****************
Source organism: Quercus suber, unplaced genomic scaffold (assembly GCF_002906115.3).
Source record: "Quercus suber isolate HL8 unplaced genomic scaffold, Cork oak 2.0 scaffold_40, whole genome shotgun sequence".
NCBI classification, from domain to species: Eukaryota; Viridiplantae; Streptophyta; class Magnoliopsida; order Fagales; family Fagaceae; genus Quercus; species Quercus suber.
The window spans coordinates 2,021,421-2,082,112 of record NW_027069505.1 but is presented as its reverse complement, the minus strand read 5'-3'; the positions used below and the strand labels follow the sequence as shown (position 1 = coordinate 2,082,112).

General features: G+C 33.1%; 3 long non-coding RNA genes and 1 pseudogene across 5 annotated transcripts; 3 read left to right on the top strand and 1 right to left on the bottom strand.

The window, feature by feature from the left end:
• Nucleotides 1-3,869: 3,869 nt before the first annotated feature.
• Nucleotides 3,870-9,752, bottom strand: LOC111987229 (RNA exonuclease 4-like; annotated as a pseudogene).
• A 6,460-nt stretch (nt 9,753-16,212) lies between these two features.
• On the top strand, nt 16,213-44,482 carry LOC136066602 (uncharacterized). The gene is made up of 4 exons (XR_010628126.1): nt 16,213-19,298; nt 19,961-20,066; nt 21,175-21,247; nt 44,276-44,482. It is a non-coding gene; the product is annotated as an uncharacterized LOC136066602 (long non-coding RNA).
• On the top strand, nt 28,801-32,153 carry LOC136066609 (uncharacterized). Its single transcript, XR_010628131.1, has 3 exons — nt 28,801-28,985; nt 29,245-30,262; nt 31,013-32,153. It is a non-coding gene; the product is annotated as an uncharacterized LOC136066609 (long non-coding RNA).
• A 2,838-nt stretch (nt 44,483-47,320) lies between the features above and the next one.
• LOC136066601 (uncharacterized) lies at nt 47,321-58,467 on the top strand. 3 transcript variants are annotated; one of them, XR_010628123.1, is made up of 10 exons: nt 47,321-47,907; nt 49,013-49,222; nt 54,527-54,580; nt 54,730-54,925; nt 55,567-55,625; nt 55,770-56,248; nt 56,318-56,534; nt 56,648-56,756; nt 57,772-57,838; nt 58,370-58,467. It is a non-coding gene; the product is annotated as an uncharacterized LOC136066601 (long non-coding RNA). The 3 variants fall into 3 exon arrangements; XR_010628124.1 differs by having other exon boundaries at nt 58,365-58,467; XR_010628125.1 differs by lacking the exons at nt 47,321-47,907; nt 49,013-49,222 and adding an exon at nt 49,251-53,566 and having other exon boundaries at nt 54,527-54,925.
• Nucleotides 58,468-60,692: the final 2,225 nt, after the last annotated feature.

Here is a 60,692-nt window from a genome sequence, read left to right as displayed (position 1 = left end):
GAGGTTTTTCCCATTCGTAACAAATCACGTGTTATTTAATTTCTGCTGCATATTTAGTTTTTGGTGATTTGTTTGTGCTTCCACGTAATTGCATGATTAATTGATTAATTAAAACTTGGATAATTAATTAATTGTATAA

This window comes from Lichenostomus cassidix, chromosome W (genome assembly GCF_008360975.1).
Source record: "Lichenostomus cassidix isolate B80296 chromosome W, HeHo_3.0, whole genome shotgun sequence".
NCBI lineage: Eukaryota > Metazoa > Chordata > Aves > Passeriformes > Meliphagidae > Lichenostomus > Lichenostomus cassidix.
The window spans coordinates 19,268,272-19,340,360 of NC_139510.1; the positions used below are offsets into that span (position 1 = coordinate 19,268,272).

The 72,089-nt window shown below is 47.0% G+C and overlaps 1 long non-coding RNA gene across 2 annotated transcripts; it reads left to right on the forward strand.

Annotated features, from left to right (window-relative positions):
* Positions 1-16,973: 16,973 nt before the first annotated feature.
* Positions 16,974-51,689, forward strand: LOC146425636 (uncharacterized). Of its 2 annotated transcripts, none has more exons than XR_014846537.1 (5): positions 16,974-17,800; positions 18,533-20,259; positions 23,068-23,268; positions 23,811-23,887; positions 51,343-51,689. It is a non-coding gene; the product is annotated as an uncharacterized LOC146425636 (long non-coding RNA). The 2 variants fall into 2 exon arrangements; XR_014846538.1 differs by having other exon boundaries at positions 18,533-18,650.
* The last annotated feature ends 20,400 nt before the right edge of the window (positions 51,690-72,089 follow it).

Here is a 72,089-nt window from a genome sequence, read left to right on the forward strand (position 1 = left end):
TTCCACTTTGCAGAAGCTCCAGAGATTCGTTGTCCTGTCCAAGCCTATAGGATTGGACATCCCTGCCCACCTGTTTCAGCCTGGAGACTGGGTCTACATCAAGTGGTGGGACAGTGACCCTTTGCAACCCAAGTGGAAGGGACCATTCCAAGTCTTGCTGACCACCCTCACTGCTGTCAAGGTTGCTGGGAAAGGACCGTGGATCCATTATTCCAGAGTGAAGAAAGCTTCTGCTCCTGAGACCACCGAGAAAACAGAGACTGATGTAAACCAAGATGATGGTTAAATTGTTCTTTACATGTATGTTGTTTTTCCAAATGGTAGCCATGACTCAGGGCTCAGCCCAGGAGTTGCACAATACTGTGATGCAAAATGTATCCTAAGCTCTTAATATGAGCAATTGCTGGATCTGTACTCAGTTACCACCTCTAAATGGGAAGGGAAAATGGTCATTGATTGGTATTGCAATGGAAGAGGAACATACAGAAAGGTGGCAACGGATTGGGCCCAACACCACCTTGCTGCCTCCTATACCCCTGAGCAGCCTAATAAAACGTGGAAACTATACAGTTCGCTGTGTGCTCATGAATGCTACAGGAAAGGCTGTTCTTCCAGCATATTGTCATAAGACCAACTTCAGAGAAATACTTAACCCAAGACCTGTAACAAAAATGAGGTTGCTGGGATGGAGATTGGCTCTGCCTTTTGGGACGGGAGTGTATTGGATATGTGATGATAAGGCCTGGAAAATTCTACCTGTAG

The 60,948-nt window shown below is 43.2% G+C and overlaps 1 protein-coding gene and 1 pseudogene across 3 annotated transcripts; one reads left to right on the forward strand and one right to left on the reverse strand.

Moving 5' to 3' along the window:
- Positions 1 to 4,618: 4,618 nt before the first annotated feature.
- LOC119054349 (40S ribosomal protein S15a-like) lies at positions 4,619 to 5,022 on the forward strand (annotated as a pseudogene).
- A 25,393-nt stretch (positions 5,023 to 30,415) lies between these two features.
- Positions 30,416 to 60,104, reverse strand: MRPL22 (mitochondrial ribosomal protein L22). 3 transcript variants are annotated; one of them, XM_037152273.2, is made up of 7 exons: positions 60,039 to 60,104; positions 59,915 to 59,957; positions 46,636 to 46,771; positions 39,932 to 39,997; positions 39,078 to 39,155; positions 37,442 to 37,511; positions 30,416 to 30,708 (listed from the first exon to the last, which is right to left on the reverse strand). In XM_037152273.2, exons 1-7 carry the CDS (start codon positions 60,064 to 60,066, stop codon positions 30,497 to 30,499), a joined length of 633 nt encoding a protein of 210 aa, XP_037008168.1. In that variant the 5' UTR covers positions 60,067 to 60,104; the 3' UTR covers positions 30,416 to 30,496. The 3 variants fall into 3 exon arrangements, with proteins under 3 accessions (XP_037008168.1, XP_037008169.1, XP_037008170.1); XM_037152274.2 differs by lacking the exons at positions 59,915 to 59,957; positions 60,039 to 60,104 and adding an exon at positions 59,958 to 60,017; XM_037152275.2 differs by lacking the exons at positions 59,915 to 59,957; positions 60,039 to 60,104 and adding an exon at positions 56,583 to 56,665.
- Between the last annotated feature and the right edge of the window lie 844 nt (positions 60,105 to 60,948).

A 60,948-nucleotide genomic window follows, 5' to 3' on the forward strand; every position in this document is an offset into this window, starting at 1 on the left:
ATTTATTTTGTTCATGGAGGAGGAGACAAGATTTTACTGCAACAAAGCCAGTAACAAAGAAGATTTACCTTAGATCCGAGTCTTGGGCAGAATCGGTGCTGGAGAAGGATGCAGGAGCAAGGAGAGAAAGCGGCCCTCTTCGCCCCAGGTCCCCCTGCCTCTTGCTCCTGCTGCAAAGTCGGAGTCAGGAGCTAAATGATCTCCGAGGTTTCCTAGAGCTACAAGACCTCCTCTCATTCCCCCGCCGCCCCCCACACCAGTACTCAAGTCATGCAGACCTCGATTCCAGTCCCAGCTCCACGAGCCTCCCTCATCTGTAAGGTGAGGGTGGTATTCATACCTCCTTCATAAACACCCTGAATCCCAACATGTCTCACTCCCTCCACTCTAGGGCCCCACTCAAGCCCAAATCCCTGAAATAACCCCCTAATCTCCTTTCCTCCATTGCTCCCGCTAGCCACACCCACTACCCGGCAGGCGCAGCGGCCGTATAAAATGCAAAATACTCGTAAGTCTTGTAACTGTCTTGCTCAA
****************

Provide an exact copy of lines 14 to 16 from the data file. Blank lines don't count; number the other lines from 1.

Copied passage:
• Nucleotides 58,468-60,692: the final 2,225 nt, after the last annotated feature.

Here is a 60,692-nt window from a genome sequence, read left to right as displayed (position 1 = left end):
GAGGTTTTTCCCATTCGTAACAAATCACGTGTTATTTAATTTCTGCTGCATATTTAGTTTTTGGTGATTTGTTTGTGCTTCCACGTAATTGCATGATTAATTGATTAATTAAAACTTGGATAATTAATTAATTGTATAA